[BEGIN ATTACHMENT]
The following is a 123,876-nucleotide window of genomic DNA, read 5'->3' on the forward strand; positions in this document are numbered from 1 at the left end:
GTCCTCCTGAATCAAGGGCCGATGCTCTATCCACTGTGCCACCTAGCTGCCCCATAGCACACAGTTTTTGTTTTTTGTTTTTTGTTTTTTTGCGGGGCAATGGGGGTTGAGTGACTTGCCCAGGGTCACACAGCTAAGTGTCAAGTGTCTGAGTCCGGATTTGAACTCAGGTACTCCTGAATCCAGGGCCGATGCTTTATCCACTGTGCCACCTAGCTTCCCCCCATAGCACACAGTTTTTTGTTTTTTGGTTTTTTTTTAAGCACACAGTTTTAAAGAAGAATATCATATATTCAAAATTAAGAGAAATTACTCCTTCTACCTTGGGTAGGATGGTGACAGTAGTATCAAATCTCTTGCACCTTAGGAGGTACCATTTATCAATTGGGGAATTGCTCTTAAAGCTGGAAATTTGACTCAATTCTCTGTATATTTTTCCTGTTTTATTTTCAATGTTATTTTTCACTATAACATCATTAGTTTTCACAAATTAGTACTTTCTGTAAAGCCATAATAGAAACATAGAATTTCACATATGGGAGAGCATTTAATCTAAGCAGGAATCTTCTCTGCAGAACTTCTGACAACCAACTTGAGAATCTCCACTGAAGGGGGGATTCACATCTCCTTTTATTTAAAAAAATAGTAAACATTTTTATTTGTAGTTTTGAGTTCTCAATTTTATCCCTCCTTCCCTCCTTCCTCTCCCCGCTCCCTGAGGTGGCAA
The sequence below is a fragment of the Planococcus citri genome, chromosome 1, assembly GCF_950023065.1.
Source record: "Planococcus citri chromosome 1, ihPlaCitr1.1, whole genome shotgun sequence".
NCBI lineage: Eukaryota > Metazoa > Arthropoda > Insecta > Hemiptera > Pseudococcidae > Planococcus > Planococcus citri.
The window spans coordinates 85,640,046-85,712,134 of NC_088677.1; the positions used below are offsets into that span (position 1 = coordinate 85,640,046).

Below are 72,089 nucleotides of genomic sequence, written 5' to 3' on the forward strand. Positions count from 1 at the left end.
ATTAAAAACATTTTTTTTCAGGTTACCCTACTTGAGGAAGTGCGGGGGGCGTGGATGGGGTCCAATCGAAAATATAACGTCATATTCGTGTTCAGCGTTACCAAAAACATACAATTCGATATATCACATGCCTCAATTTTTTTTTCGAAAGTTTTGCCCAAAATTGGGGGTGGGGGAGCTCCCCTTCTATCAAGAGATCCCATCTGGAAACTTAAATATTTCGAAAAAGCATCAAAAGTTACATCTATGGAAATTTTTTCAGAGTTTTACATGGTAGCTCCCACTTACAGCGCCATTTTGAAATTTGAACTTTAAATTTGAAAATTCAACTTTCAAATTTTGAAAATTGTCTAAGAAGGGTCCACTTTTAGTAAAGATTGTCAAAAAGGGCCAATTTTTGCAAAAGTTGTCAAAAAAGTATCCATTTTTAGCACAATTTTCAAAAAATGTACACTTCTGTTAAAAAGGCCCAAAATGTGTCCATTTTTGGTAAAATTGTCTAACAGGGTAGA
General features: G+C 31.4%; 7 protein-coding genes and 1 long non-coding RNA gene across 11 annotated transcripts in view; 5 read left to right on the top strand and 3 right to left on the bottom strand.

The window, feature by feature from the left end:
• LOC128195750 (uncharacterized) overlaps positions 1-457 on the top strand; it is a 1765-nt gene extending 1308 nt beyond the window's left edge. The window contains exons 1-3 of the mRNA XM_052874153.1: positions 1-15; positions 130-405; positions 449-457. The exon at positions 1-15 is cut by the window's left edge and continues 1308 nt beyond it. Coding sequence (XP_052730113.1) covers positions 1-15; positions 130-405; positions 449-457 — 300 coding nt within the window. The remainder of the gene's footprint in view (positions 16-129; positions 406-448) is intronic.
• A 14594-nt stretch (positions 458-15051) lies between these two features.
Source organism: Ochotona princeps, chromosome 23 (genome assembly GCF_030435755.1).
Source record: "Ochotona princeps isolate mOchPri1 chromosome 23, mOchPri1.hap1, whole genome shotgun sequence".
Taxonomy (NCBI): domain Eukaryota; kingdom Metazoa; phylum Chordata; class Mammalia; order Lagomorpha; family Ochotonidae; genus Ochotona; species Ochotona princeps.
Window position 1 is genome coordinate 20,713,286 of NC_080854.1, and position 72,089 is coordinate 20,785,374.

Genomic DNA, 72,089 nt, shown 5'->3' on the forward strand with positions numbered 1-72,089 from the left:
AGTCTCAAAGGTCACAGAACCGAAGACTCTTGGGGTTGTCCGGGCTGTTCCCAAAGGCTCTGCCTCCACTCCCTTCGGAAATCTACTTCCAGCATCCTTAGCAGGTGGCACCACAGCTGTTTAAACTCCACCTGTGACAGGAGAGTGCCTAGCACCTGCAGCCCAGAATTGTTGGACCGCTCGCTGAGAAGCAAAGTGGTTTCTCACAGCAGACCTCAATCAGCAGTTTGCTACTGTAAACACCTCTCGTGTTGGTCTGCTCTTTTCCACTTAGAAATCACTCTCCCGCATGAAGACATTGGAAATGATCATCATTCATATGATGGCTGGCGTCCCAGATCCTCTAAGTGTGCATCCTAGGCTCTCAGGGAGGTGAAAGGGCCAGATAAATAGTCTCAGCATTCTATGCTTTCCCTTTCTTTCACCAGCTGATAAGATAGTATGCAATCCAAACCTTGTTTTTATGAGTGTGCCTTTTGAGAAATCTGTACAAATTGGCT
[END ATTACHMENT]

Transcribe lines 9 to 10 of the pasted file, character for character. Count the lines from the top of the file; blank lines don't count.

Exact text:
General features: G+C 31.4%; 7 protein-coding genes and 1 long non-coding RNA gene across 11 annotated transcripts in view; 5 read left to right on the top strand and 3 right to left on the bottom strand.

The window, feature by feature from the left end: